SOUTH LOS ANGELES — As more vaccines become available to underserved communities, leaders are doing what they can to encourage and educate residents who are not sure if they should trust the vaccine’s safety.
One of them is Robert Sausedo, CEO of Community Build.
What You Need To Know
- As more vaccines become available to underserved communities, leaders in SoCal are doing what they can to encourage and educate residents who aren’t sure if they should trust the vaccine
- Community Build, the hub of resources for the African American community in South L.A., is focused now on equipping other pastors with toolkits to help better understand the vaccine
- Community Response System of South L.A. said it wants to reinforce access to information and equitable distribution of resources while making sure that people can make informed choice
- The group is also reaching out to Black doctors so the community can relate to and trust their direction when it comes to the vaccine
One of the many hats Sausedo wears is that of assistant pastor. Lately he has been finding passages in the Bible that give the faith-based community the courage and understanding they need to get the COVID-19 vaccine.
"There is an area in scripture that talks about unforeseen circumstances, and I believe that deals with people who are not acting in wisdom. What is the wisdom here? The wisdom is the vaccine, the wisdom is masking up," Sausedo said.
He explained how Community Build, a hub of resources for the African American community in South Los Angeles, is focused on equipping other pastors with toolkits that help their congregations understand the safety and importance of receiving the vaccine.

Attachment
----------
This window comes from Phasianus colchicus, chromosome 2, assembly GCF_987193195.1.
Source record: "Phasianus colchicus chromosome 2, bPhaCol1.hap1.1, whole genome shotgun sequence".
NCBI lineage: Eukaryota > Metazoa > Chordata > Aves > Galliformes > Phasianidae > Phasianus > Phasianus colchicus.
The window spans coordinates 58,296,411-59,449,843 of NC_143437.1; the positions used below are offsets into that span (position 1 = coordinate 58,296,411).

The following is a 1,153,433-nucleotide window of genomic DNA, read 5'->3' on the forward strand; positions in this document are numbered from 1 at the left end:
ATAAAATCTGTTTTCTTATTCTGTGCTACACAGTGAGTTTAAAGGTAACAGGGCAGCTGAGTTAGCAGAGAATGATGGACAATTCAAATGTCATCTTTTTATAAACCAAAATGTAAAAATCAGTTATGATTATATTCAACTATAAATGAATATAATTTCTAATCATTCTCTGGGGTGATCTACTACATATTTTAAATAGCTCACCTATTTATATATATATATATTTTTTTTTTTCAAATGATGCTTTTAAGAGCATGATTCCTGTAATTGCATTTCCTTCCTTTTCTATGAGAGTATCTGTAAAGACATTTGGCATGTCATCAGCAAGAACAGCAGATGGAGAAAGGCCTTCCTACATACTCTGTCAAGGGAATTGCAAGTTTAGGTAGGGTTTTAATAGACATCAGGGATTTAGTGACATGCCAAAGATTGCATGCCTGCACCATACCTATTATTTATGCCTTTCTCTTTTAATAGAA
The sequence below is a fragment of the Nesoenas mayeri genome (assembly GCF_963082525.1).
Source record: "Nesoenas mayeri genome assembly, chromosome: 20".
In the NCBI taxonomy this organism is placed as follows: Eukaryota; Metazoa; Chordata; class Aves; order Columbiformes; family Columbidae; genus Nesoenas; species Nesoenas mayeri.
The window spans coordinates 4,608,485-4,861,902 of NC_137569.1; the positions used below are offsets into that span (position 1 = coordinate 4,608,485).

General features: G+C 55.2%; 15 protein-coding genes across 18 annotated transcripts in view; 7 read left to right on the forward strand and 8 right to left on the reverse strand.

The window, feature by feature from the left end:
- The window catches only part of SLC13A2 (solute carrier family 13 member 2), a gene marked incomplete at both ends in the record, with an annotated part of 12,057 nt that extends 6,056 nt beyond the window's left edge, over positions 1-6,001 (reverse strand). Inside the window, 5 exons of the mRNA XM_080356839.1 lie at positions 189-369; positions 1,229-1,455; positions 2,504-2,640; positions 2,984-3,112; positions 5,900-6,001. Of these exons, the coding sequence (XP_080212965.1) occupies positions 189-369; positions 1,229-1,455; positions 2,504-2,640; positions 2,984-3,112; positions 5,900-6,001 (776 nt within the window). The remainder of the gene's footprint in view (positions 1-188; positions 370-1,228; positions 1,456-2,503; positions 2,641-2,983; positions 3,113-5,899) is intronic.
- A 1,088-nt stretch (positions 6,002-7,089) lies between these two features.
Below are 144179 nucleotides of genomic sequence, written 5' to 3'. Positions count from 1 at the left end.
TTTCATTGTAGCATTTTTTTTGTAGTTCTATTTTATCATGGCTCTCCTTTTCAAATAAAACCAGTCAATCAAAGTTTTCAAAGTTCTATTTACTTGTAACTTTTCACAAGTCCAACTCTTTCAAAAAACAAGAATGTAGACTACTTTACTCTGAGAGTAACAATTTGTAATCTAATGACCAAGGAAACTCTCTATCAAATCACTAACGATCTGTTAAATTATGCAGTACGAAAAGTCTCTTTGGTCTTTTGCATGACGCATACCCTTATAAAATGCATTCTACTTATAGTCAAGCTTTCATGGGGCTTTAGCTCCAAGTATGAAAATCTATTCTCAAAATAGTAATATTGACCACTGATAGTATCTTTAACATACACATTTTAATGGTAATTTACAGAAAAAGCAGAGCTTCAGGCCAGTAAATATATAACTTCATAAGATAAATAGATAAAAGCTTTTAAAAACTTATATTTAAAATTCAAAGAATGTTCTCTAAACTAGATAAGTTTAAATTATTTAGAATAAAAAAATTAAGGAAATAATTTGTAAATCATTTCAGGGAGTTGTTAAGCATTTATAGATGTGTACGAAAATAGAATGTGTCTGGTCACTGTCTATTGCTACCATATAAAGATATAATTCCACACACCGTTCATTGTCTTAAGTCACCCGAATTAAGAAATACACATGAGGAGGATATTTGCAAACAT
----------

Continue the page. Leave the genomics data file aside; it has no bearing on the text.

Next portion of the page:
"The greatest influence on the African American community has always been the church, and it still is. As the pastor goes, so goes the congregation," said Sausedo.
Even in his role, Sausedo had to overcome his own serious reluctance and the same fear many others in the Black community voiced.
"Many people refer back to the Tuskegee experiment on African Americans," he said.
It was not until COVID took two of the people closest to Sausedo that his mind started to change. His dad was first in December, then his best friend since childhood just weeks later.
"So you can imagine the impact of that," he said. "I remember when I got the call from my brother. Boy, I well up sometimes, I don’t even want to talk about it. I had to pull over for two hours.”
It's a loss many people can relate to, especially in the Black and Brown communities.
Dr. Lezlee Matthews, head of the Community Response System of South L.A., speaks at weekly meetings, as the group of 30 organizations within Community Build secures resources and educates the Black community about vaccine safety.
"We’re wanting to reinforce access to information, equitable distribution of resources and making sure that people can make informed choices," Dr. Matthews said, adding that they're also reaching out to Black doctors so that the community can relate to and trust their direction when it comes to the vaccine.
But perhaps most influential is their collaboration with the pastors. Sausedo said they're working with several to open mobile vaccination clinics on their church parking lots. Now he can encourage this movement and the safety of the vaccine through firsthand experience.
"I’m probably my best petri dish," he said. "I got a chance to take it. I did not have any side effects from it. I really studied the science of all of the different manufacturers, and that put me in a position to be able to encourage others that you should be doing so too."